While relaxing in sunnier climes than those available to us in these rain-sodden shores the other week, I found myself reading a local English language newspaper aimed at both expatriates and tourists.
The expatriate focus was very clear. There was an article by an IFA on how those living on this particular island might invest for income and this was no offshore specialist, at least so far as I could tell. Perhaps it would be fairer to say that the name at the foot of the article was not one I recognised as being from a firm which conducted significant business in the expat market. Whatever the writer's level of expertise, two points struck me about the content.
First, the income-producing asset was a commercial property fund. Nothing wrong with that but it reminded me how much emphasis is presently being placed on property investment. The whole property scene is changing dramatically as far as investors are concerned. In 18 months time, residential property will be eligible for inclusion in Sipps. With the advent of property investment funds, too, there seems bound to be an upsurge of interest in property for the foreseeable future.
The second point was that this was a sterling-based inv-estment for people who were living in the eurozone. No doubt, many of the residents of this particular far-flung outpost of the European Union still thought primarily in pounds and pence and felt more comfortable with sterling than any other investment currency. The reality, though, is that a mismatch between assets and liabilities would potentially be created.
These days, of course, the global nature of business means that many investments are likely to have some cross-border currency influences. There are plenty of constituents of the FTSE 100 index that derive by far the greater majority of their profits in currencies other than sterling. Even so, to ignore the effect of currency movements in investment planning can be a foolhardy exercise. Nowhere is this more true than in the field of borrowing.
In the past, the purchasers of UK assets funding their deals through borrowing in lower interest rate currencies have often come unstuck through the currency movement. I well recall a fashion for Swiss franc mortgages to finance UK property purchases because Swiss interest rates were a quarter of those in the UK. The amount of money lost on the currency movement far outweighed the interest saving.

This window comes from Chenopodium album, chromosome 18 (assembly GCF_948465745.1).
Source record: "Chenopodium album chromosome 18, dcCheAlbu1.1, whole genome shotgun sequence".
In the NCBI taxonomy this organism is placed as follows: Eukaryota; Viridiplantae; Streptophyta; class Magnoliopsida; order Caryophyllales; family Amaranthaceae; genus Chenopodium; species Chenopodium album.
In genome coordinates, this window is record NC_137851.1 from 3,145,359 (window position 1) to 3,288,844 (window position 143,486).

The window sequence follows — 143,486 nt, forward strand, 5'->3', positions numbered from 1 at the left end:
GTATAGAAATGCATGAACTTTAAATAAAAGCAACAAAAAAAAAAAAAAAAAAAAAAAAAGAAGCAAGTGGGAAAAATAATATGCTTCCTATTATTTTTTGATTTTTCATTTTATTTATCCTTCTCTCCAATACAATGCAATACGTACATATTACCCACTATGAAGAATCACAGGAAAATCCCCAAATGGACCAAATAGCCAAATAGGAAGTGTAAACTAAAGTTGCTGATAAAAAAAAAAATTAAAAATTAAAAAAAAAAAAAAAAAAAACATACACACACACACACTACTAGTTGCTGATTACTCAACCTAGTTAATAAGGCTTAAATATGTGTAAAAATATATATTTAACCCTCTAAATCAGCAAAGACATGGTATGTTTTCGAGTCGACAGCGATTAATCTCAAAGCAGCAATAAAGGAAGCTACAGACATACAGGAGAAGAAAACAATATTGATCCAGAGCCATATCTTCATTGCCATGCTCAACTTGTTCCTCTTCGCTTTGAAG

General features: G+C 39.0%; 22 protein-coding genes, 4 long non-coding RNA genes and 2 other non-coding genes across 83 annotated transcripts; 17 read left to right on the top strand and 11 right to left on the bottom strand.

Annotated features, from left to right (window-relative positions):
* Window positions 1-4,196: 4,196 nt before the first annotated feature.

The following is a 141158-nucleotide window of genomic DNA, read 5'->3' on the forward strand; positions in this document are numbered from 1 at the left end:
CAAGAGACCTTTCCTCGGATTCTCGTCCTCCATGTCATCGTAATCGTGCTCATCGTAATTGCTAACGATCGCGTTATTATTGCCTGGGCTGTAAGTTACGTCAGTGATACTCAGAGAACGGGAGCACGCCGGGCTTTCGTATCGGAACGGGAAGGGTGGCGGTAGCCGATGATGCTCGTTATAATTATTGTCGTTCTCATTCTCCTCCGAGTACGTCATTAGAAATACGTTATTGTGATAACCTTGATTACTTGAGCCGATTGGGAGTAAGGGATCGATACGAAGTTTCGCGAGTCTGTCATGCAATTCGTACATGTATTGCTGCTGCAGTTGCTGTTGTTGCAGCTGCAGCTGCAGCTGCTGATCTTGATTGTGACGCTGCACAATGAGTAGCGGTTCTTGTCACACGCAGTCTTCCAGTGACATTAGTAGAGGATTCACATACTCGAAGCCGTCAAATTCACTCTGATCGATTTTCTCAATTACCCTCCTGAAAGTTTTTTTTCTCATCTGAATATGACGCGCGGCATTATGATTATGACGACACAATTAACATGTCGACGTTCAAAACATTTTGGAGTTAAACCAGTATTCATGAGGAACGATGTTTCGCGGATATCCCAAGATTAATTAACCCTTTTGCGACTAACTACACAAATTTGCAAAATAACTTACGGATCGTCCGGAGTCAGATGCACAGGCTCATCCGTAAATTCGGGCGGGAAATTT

When investing, the pitfalls are not as great but they exist. Retiring to sunnier climes on a sterling pension but a cost of living paid for in euros is fine as long as the relationship between the two is stable. If sterling slides against the euro, though, you could find your standard of living eroded simply because your pound buys fewer goods in your adopted country.
And the pound is sliding at present. The change in the relationship has not been great but the euro has slowly been creeping up against both sterling and the dollar. In the case of the UK, the belief that the interest rate cycle may be peaking early is principally to blame but the fear that Gordon Brown may increase borrowing to finance Government expenditure rather than for investment will also be causing concern.
Certainly, expenditure is rising faster than expected while public sector investment remains relatively muted. Not only is the prospect of higher borrowing of concern to holders of sterling, it raises the spectre of rising taxes as well.
You only have to look at the behaviour of the dollar to realise that government deficits are not good for the currency. Last week saw the US dollar slide to fresh lows against the euro. There were rumours that Asian central banks were switching out of the dollar into the single European currency, perhaps to help stave off any consequences of a Chinese revaluation but US borrowing is a concern.
This close to the American presidential election makes is hard to see what a US administration might do about its ballooning deficits but Government borrowing will be close to currency traders' thinking in the months ahead.